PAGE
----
00:00 First thing we want to do is clone the nativescript-plugin-seed. You can clone it to a folder matching the name of the plugin that you'd like to create, in this case, we'll call it NativeScriptClock.
00:10 If we change into that directory, the first command we'll want to run is npm run post clone. This will ask a series of questions, the first being your GitHub username. In this case, I'll just provide my GitHub username, and then the name of the plugin, and in this case, it's just going to be called Clock.
00:27 We exclude the nativescript- prefix here, because this is just the name of the files that we're going to use in the plugin, and not the name of the plugin itself that we're going to publish.
00:36 In most cases, you'll want to answer yes to this question to make sure it initializes a fresh Git project. To finalize the setup, just run npm run setup. This will make sure that all the dependencies are installed for not only the plugin in the root directory, but also the dependencies in the demo app.
00:53 If we take a look at the setup, out of the box, all the plugin related files are in the root directory, and it's pre-setup with a demo app inside this demo folder, with preconfigured scripts to compile your plugin fresh, and then run it against the demo app.
01:09 It also comes with good defaults for your Git ignore, as well as the npm ignore file. However, as you develop your plugin out, you may need to tweak the npm ignore before you go and publish the plugin.
01:20 If we take a look at the plugin files, starting at this common file, extending observable from the common class allows both Android and iOS implementations to inherit the notify API to send out events through that common interface.
01:35 For example, we could call up the notify and set an event name, an dispatch out events from our plugin not only for Android, but also for iOS in the same way. This provides a consistent way to dispatch events out of both platform specific implementations, if needed.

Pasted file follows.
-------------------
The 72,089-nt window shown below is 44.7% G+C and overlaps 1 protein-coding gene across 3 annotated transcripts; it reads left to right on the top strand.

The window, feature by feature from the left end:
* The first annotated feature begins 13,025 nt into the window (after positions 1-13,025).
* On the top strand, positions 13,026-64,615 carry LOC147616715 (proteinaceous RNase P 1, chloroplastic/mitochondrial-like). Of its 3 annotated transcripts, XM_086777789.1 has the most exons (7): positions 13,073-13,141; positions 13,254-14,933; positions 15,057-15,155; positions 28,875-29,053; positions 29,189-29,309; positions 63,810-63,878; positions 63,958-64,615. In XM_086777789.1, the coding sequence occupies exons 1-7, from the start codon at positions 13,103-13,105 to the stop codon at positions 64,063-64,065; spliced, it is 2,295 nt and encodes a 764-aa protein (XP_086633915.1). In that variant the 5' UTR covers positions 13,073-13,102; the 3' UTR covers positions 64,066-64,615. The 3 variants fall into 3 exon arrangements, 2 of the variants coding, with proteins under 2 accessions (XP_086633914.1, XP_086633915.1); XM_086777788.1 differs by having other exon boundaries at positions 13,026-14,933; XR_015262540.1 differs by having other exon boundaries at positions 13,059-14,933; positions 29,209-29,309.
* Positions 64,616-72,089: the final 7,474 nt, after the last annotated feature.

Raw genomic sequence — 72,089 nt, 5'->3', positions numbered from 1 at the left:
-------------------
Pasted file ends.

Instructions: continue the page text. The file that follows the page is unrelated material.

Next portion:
01:54 If we take a look at the scripts, let's take for example this demo.ios script. Let's run that to actually demo it in the iOS simulator. We see the iOS app run, and we see this alert that executes after our timeout here.
02:08 There's a similar script to run on Android, and we can see the exact same behavior. That is all inherited from this common class, which gets executed in the constructor to set up this default message, and then this static success message sets up the timeout to alert within two seconds.
02:26 If we look in the demo app's main view model, we'll see that we are just simply constructing the plugin class, and then setting an instance property message equal to that class message property.
02:37 Whether you are building a view component plugin, or a service-level plugin, the seed provides a lot of conveniences to get going for both Android and iOS. To link to a CocoaPod, Android Arsenal, or Gradle lib, we could just create a platforms folder in the root, and then for iOS, we'd create iOS, and then a separate folder for Android.
03:00 We would create our pod file for iOS, and for Android, we would normally create our include.gradle, and this is where we could drop these dependencies for iOS and Android to build and code against those native APIs in our plugin here.
03:15 Once you have everything set up, and you've run your plugin against the demo app and things are looking good, when you go to publish, you'll want to make sure that your package file has a correct description for your plugin, make sure the version number is where you want it, and ensure this index typings file is updated per the typings that you want to be exposed.
03:34 Out of the box, they're set up just empty, but you can take the declarations that are generated for iOS and Andriod and either merge or pick the exact typings you want to have exposed and publish with the plugin.
03:46 Down below in the package file, make sure you have appropriate keywords for your plugin setup, the author name and email changed to represent yourself, and then you can run npm run build to do a fresh build of your plugin.
03:59 Lastly, if you're logged in with npm, you can run npm publish to actually publish your plugin. Within a day, you would see your plugin show up on the official source for NativeScript plugins, at plugins.nativescript.org, as well as npmjs.com, you would see your plugin show up publicly.